Being Poor is Not a Crime

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Courtesy of Safe Horizon

Two minutes and twenty-six seconds. That is the length of the video that showed just how broken our system is when it comes to dealing with poverty and punishment. The video reveals police officers swarming a woman and her baby in a Brooklyn public benefits office, attempting to rip the child away from his mother. Amidst the shouts of onlookers, her screams are clearly audible: “You’re hurting my son! You’re hurting my son!” So, how did this happen? How did a woman’s visit to a public benefits office end with her on the floor, desperately holding on to her baby?

Jazmine Headley went to the public benefits office to inquire about daycare payment for her one-year-old son, Damone. Finding no available seating, she sat on the floor. Despite initially refusing to leave when asked, Headley began to leave once she saw police officers headed towards her. One officer grabbed Headley’s arm and threatened her, asserting that if she did not leave, she would be taken to central booking and her child would be taken from her. In her anger, she replied, “You’re a joke.” The police officer, instead of swallowing his pride and allowing Headley to leave, shot back, “Really?” and lunged at her, pulling her to the ground.

The chaos that ensued was, in the words of City Council Speaker Corey Johnson, an example of how “our system criminalizes poverty, disproportionately punishes petty behavior, and separates parents from children.” Headley’s comment to the police officer, while rude, was simply not proportional to the response. It’s difficult to find a rational reason for the fight that occurred, especially when the matter could have been resolved peacefully. That’s the point—there isn’t a “rational” reason. The entire situation exposed the instant prejudice against a poor woman of color by a policeman. None of Jazmine Headley’s actions warranted the violent response from the officer.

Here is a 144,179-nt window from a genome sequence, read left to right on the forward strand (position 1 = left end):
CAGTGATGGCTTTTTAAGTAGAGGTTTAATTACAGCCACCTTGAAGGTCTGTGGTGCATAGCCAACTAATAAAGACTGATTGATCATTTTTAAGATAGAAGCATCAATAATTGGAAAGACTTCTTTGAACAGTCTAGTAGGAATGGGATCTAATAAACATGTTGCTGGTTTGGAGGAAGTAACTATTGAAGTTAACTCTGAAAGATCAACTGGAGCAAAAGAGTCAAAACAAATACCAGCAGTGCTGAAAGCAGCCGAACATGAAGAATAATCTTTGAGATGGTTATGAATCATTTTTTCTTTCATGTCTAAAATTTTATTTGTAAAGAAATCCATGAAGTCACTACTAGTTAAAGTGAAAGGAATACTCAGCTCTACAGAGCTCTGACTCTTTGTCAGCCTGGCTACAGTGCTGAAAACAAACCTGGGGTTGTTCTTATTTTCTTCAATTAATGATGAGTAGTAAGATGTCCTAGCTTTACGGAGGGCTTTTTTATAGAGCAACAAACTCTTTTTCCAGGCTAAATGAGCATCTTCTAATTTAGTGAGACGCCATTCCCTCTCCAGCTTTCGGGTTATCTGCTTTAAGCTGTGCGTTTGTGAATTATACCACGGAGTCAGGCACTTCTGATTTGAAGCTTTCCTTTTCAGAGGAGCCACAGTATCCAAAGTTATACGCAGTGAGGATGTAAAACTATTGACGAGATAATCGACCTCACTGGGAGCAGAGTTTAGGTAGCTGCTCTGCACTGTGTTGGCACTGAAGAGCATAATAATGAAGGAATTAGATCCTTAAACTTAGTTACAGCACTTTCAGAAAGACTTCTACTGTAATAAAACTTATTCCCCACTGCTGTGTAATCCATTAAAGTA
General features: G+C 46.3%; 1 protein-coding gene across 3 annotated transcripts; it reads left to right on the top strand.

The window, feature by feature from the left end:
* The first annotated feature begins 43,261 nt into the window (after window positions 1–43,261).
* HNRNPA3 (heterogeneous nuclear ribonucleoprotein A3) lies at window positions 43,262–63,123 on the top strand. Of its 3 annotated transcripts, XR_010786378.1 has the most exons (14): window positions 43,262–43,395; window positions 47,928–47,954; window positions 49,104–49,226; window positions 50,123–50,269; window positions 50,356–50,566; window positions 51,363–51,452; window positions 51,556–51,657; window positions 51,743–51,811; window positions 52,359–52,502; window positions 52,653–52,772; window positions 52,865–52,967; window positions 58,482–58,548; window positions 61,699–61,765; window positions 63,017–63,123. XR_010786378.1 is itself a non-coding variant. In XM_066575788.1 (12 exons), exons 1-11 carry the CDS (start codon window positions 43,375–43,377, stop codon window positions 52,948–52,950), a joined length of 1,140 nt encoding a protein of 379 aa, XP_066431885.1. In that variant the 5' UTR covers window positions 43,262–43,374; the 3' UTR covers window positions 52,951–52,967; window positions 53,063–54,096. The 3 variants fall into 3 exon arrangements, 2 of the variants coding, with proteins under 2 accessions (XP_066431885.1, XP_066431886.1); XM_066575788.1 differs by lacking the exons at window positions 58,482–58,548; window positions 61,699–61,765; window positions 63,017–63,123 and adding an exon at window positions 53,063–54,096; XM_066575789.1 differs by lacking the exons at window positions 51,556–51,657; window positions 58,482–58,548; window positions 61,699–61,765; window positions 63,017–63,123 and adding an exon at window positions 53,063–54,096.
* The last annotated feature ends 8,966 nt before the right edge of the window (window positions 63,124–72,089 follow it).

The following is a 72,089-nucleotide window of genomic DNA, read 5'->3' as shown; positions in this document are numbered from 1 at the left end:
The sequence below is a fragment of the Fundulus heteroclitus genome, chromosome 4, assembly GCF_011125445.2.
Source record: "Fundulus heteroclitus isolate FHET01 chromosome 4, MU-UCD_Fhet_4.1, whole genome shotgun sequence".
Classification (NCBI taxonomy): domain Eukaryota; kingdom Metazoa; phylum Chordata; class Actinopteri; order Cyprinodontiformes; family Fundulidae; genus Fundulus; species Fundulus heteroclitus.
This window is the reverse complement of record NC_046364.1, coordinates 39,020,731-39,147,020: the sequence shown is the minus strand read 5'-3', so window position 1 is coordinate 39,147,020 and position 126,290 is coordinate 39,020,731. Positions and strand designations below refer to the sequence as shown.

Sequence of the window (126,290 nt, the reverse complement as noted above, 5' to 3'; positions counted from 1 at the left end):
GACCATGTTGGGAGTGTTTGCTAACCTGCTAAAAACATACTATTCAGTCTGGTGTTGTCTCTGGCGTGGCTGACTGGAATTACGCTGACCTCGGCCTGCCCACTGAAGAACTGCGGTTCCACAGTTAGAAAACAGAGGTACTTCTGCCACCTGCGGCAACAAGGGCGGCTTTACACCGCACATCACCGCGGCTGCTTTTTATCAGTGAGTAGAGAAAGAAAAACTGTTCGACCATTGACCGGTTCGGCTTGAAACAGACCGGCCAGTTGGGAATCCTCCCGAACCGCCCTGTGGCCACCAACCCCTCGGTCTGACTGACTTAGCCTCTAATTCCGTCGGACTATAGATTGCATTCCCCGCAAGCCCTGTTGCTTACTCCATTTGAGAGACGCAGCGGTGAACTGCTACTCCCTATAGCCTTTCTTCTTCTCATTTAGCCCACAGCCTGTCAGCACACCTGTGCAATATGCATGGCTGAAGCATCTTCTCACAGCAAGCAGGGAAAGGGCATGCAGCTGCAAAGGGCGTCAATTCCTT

Headley was arrested and charged with resisting arrest, obstruction, trespassing, and acting in a manner injurious to a child. She was later released with all charges against her dropped; however, the incident serves as a meaningful reminder of the cruel criminalization of poor Americans. Headley originally refused to move because she needed something to take care of her child, yet she was punished severely. She was essentially arrested for trying to get daycare services for her son, something she couldn’t afford on her own. “Being poor is not a crime,” commented state Attorney General-elect Letitia James, addressing the root of the incident. It’s true. Her only offense was being a poor woman of color. Why should that lead to such cruelty?

 

-Lucia Wetherill